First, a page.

Praise of Uṣṇīṣavijayā
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Courtesy of Himalayan Art Resources
Praise of Uṣṇīṣavijayā
by Jamyang Khyentse Chökyi Lodrö
Praise to the blessed conqueror,
Who arose from the Tathāgata’s uṣṇīṣa,
Three-faced, eight-armed, with a peaceful smile,
Supreme goddess of boundless wisdom.
The instant we visualize your sublime form
And recite the sovereign of vidyā-mantras,
Even the wrathful Yama, Lord of Death,
Is compelled to turn and flee far away.
It is by venerating and relying upon you
That the multitudes of tathāgatas,
Bodhisattvas, sages and vidyādharas
Become great masters of the ten powers.
If now, in just the same way,
We praise you with intense devotion,
Pray, grant us the supreme siddhi
Of immortal life and pristine wisdom.
Thus, although these praises
To the three sublime deities
Lack the elegance of poetic
Turns of phrase, nevertheless
At the request of a faithful student,
I, the one called Chökyi Lodrö,
Spoke these words while travelling
By boat in the middle of the Ganges
In the noble land of India,
And, accordingly, Lodrö Chokden
Wrote them all down.
May the splendour of virtue, excellence and longevity
Increase just like the River Gaṅga’s flow.
| Translated by Adam Pearcey with the generous support of the Khyentse Foundation and Tertön Sogyal Trust, 2023.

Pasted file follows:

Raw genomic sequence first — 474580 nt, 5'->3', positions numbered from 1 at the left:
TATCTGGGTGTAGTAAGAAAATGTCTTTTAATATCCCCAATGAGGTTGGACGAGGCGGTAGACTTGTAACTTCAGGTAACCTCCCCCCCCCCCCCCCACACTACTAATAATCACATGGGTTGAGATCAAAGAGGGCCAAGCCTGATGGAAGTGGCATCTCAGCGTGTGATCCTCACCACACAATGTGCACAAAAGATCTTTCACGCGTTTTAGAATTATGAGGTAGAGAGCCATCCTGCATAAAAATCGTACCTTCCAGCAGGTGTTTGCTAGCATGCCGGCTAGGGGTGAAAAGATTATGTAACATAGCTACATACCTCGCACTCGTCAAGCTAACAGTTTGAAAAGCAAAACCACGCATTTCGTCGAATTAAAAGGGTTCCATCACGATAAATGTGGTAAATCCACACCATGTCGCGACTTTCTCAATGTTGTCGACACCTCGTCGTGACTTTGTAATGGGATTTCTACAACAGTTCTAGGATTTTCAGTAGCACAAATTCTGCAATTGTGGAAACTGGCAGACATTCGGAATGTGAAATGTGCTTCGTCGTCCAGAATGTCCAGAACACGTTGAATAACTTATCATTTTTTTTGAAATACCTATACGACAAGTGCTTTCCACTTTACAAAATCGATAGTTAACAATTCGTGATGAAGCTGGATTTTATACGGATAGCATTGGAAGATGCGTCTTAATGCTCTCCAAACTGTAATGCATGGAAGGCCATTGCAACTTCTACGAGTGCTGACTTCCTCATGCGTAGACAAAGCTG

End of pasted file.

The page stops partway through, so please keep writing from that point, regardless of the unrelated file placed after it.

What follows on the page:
'Jam dbyangs chos kyi blo gros. "gtsug tor rnam par rgyal ma la bstod pa/" In 'Jam dbyangs chos kyi blo gros kyi gsung 'bum. 12 vols. Bir, H.P.: Khyentse Labrang, 2012. (BDRC W1KG12986). Vol. 2: 467–468
blo gros mchog ldan (sic). “gtsug tor rnam par rgyal ma la bstod pa.” In mkha' 'gro’i chos mdzod chen mo. 53 vols. Lhasa: Bod ljongs bod yig dpe rnying dpe skrun khang, 2017. Vol. 50: 32
The protrusion at the Buddha's crown, which is one of the thirty-two major marks of a great person and signifies vast accumulation of merit. ↩
This colophon follows three separate praises to the three deities of long life: White Tārā, White Amitāyus and Uṣṇīṣavijayā, all composed at the same time. Of these, the Ḍākinī Treasury collection selected only the third. ↩
The Ḍākinī Treasury edition misattributes the text to Lodrö Chokden, who was merely the scribe. ↩